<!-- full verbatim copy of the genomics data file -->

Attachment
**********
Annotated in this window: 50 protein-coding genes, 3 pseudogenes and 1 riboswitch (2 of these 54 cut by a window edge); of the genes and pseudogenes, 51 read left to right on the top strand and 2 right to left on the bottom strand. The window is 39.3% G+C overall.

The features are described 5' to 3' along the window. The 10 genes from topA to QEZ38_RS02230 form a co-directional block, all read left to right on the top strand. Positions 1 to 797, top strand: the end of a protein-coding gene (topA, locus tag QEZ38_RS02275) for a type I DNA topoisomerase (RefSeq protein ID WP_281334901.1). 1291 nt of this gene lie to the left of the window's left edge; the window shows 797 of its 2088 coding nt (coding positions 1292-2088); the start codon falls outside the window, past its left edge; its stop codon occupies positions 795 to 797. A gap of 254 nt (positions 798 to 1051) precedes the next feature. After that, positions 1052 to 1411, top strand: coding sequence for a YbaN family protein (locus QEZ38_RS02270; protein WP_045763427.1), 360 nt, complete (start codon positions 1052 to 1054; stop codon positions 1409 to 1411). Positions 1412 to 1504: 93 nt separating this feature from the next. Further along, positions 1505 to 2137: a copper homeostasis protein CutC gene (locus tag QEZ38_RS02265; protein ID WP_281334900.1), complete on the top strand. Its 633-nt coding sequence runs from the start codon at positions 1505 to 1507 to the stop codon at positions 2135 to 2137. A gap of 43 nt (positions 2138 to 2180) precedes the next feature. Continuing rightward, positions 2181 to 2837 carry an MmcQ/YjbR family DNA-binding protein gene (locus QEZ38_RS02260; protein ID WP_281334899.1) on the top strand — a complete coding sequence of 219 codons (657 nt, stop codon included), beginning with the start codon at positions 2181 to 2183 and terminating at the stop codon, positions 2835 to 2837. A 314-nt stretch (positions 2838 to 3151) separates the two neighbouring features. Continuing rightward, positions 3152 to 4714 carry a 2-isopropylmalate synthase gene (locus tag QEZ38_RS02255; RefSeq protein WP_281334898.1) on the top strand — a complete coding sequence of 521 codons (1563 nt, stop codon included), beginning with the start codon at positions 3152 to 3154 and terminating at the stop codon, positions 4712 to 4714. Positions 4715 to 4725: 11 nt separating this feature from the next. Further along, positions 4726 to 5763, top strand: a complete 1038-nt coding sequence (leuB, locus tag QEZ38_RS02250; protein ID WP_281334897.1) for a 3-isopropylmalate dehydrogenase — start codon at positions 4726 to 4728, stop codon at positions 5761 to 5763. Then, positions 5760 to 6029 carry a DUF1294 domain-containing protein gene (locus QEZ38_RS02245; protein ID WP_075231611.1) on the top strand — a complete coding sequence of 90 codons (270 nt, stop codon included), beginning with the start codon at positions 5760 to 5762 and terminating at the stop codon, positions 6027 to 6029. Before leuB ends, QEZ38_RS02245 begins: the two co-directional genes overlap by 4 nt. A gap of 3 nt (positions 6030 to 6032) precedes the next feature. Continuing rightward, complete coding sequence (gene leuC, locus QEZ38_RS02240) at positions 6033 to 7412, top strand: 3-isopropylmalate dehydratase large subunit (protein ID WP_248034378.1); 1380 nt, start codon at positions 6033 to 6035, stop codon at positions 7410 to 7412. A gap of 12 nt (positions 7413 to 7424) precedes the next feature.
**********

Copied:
Annotated in this window: 50 protein-coding genes, 3 pseudogenes and 1 riboswitch (2 of these 54 cut by a window edge); of the genes and pseudogenes, 51 read left to right on the top strand and 2 right to left on the bottom strand. The window is 39.3% G+C overall.

The features are described 5' to 3' along the window. The 10 genes from topA to QEZ38_RS02230 form a co-directional block, all read left to right on the top strand. Positions 1 to 797, top strand: the end of a protein-coding gene (topA, locus tag QEZ38_RS02275) for a type I DNA topoisomerase (RefSeq protein ID WP_281334901.1). 1291 nt of this gene lie to the left of the window's left edge; the window shows 797 of its 2088 coding nt (coding positions 1292-2088); the start codon falls outside the window, past its left edge; its stop codon occupies positions 795 to 797. A gap of 254 nt (positions 798 to 1051) precedes the next feature. After that, positions 1052 to 1411, top strand: coding sequence for a YbaN family protein (locus QEZ38_RS02270; protein WP_045763427.1), 360 nt, complete (start codon positions 1052 to 1054; stop codon positions 1409 to 1411). Positions 1412 to 1504: 93 nt separating this feature from the next. Further along, positions 1505 to 2137: a copper homeostasis protein CutC gene (locus tag QEZ38_RS02265; protein ID WP_281334900.1), complete on the top strand. Its 633-nt coding sequence runs from the start codon at positions 1505 to 1507 to the stop codon at positions 2135 to 2137. A gap of 43 nt (positions 2138 to 2180) precedes the next feature. Continuing rightward, positions 2181 to 2837 carry an MmcQ/YjbR family DNA-binding protein gene (locus QEZ38_RS02260; protein ID WP_281334899.1) on the top strand — a complete coding sequence of 219 codons (657 nt, stop codon included), beginning with the start codon at positions 2181 to 2183 and terminating at the stop codon, positions 2835 to 2837. A 314-nt stretch (positions 2838 to 3151) separates the two neighbouring features. Continuing rightward, positions 3152 to 4714 carry a 2-isopropylmalate synthase gene (locus tag QEZ38_RS02255; RefSeq protein WP_281334898.1) on the top strand — a complete coding sequence of 521 codons (1563 nt, stop codon included), beginning with the start codon at positions 3152 to 3154 and terminating at the stop codon, positions 4712 to 4714. Positions 4715 to 4725: 11 nt separating this feature from the next. Further along, positions 4726 to 5763, top strand: a complete 1038-nt coding sequence (leuB, locus tag QEZ38_RS02250; protein ID WP_281334897.1) for a 3-isopropylmalate dehydrogenase — start codon at positions 4726 to 4728, stop codon at positions 5761 to 5763. Then, positions 5760 to 6029 carry a DUF1294 domain-containing protein gene (locus QEZ38_RS02245; protein ID WP_075231611.1) on the top strand — a complete coding sequence of 90 codons (270 nt, stop codon included), beginning with the start codon at positions 5760 to 5762 and terminating at the stop codon, positions 6027 to 6029. Before leuB ends, QEZ38_RS02245 begins: the two co-directional genes overlap by 4 nt. A gap of 3 nt (positions 6030 to 6032) precedes the next feature. Continuing rightward, complete coding sequence (gene leuC, locus QEZ38_RS02240) at positions 6033 to 7412, top strand: 3-isopropylmalate dehydratase large subunit (protein ID WP_248034378.1); 1380 nt, start codon at positions 6033 to 6035, stop codon at positions 7410 to 7412. A gap of 12 nt (positions 7413 to 7424) precedes the next feature.